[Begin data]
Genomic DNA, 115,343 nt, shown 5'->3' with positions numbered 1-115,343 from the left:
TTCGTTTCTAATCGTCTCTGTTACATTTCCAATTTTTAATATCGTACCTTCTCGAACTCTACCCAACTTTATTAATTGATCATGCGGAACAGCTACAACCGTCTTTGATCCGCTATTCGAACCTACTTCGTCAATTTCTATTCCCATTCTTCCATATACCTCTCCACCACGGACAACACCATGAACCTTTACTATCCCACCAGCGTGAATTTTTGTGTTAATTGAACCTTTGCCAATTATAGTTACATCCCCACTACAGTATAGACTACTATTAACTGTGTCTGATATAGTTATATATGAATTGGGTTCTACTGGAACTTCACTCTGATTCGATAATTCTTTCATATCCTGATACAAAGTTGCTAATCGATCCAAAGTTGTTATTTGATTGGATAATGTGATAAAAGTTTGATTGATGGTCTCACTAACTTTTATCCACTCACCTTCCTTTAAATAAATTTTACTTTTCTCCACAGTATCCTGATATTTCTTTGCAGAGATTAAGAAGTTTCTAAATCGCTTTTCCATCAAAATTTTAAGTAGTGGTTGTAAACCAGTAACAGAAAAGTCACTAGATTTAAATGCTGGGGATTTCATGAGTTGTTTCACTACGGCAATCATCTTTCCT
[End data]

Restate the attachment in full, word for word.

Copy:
Genomic DNA, 115,343 nt, shown 5'->3' with positions numbered 1-115,343 from the left:
TTCGTTTCTAATCGTCTCTGTTACATTTCCAATTTTTAATATCGTACCTTCTCGAACTCTACCCAACTTTATTAATTGATCATGCGGAACAGCTACAACCGTCTTTGATCCGCTATTCGAACCTACTTCGTCAATTTCTATTCCCATTCTTCCATATACCTCTCCACCACGGACAACACCATGAACCTTTACTATCCCACCAGCGTGAATTTTTGTGTTAATTGAACCTTTGCCAATTATAGTTACATCCCCACTACAGTATAGACTACTATTAACTGTGTCTGATATAGTTATATATGAATTGGGTTCTACTGGAACTTCACTCTGATTCGATAATTCTTTCATATCCTGATACAAAGTTGCTAATCGATCCAAAGTTGTTATTTGATTGGATAATGTGATAAAAGTTTGATTGATGGTCTCACTAACTTTTATCCACTCACCTTCCTTTAAATAAATTTTACTTTTCTCCACAGTATCCTGATATTTCTTTGCAGAGATTAAGAAGTTTCTAAATCGCTTTTCCATCAAAATTTTAAGTAGTGGTTGTAAACCAGTAACAGAAAAGTCACTAGATTTAAATGCTGGGGATTTCATGAGTTGTTTCACTACGGCAATCATCTTTCCT